Additionally, eco-political headwinds continued to bear their ugly head throughout the world. Brexit talks have been stalled time and again in the UK Parliament and several experts now even put the chances of Brexit happening at 50%. This has created several uncertainties about the UK’s precise socio-political standing in the global milieu with a strong shadow of ambiguity lurking over the repatriation of several jobs and global trade linkages.
At the moment, Argentina must bear with the triple whammy of a $ 50 billion IMF credit line, record high interest rates (60%), and a plunging currency. Propped by a US-initiated doubling of metal tariffs, the Turkish lira crisis, wherein the currency plunged 28% versus USD, set the country’s inflation rate soaring to a 15-year high of 25%. Popular journalist and raconteur, Jamal Khashoggi’s death does indicate that a politically-motivated stand-off between the US and Saudi Arabia seems to be in the offing as we head into 2019 with the US-led Iran sanctions serving as a ripe precursor.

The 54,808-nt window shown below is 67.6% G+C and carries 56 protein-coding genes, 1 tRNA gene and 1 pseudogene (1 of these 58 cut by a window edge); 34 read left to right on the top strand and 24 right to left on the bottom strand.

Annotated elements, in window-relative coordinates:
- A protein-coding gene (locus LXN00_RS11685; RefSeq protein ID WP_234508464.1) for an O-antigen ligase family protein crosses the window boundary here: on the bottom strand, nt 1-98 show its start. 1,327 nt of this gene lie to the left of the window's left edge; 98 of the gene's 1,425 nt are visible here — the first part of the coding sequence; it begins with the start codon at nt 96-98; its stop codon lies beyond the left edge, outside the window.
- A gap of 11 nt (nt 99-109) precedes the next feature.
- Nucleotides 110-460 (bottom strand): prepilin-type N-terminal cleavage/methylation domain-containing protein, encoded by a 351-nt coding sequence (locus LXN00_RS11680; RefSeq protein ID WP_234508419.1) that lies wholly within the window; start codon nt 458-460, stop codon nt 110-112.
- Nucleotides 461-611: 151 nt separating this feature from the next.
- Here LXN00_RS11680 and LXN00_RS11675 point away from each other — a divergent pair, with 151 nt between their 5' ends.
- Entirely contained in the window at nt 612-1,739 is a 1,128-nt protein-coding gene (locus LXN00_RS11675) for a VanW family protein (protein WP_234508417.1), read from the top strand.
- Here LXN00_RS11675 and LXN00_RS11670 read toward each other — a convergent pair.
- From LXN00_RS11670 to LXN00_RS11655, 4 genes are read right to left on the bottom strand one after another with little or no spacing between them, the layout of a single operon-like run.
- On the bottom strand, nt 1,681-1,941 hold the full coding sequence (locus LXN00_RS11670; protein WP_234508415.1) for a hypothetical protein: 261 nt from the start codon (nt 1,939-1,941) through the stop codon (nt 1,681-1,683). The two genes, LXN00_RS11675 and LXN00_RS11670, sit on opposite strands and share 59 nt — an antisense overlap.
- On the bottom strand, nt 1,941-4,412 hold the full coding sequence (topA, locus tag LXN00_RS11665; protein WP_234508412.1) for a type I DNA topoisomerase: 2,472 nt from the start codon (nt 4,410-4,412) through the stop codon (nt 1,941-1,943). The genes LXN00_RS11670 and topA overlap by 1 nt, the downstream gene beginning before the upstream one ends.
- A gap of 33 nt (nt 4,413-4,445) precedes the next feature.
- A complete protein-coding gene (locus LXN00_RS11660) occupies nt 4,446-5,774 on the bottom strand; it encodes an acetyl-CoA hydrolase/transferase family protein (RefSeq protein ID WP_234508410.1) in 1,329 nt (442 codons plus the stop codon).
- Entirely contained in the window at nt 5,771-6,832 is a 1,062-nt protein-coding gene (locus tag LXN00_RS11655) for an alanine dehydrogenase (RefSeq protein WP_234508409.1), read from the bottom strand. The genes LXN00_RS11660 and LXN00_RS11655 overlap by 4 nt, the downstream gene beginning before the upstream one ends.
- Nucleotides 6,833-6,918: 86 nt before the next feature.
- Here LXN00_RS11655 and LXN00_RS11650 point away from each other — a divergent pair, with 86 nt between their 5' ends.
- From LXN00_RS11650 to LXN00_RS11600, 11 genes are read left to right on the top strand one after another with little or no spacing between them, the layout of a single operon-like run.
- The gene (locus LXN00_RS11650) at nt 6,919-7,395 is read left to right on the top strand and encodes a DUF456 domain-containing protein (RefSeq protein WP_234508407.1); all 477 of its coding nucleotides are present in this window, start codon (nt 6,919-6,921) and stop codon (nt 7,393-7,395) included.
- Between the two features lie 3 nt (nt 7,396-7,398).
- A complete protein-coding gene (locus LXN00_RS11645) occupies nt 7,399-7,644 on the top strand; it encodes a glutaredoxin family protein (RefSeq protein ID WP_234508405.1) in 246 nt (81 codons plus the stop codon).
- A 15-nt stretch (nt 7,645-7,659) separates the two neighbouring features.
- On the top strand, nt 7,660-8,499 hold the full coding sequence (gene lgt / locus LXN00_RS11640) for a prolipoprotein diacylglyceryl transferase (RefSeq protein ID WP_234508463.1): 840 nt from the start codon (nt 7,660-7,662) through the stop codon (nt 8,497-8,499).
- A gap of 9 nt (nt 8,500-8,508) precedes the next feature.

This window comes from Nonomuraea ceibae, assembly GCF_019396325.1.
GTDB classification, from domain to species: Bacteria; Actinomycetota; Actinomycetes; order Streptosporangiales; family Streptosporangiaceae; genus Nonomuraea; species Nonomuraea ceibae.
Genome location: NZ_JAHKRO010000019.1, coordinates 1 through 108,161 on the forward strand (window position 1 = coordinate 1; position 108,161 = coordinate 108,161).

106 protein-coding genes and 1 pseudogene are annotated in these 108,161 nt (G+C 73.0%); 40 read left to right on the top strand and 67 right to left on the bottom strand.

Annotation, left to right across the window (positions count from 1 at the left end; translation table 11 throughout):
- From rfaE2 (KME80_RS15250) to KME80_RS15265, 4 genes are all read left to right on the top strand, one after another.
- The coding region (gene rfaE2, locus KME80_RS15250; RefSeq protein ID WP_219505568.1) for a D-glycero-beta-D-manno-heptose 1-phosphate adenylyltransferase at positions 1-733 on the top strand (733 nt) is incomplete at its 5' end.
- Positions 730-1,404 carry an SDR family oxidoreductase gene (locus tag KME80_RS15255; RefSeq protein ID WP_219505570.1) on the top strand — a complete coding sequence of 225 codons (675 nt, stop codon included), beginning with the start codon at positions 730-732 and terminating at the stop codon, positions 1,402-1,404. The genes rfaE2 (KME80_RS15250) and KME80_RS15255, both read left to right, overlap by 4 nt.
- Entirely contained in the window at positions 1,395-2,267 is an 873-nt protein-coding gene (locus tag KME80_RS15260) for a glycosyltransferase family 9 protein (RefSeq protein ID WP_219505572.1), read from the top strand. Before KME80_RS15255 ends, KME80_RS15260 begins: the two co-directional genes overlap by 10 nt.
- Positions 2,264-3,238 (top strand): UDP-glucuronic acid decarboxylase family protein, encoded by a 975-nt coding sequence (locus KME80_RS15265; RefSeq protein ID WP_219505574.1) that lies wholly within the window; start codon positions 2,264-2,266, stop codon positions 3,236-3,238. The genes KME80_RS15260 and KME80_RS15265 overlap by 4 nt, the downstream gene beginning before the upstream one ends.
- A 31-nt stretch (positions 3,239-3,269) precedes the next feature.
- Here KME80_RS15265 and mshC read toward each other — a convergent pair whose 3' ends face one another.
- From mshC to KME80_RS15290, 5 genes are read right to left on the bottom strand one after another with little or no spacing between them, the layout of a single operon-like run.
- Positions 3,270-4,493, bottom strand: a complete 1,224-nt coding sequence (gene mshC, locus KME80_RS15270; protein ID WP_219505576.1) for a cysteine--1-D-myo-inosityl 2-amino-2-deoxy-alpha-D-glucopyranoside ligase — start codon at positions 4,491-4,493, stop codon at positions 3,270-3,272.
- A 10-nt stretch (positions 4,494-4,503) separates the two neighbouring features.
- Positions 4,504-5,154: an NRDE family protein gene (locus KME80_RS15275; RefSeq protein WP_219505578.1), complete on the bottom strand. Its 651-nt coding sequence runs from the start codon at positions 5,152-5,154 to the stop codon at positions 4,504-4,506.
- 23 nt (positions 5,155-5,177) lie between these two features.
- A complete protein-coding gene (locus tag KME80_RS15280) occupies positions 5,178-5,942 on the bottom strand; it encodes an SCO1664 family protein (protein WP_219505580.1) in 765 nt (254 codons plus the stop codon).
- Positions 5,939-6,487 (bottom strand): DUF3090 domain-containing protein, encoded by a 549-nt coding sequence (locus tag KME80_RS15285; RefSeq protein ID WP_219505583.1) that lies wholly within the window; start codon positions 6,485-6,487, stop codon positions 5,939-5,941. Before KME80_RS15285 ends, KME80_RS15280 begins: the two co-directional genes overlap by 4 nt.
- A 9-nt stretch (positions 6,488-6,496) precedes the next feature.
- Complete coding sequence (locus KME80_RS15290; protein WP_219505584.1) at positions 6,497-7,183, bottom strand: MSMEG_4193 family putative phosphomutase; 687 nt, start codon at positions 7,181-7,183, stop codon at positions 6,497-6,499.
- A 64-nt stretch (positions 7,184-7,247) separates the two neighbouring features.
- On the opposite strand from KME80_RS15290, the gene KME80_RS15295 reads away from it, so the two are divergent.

Oil Is Still Flowing
As an aftermath, having roiled the financial markets in general, the contingent impact of these events on the commodity markets seems especially pronounced. Globally, oil prices peaked in mid-August with WTI crude oil spots flirting with the mid-70s per barrel. Oil prices have reverted ever since and have closed their divergence with other key macroeconomic indicators, following months of Trump-fuelled pressure to keep oil prices low. However, this relief seems to be short-lived and one can expect oil prices to skirt high levels yet again in mid-2019 with the Russia-OPEC cartel agreeing to cut production in a coordinated effort.
Meanwhile, in India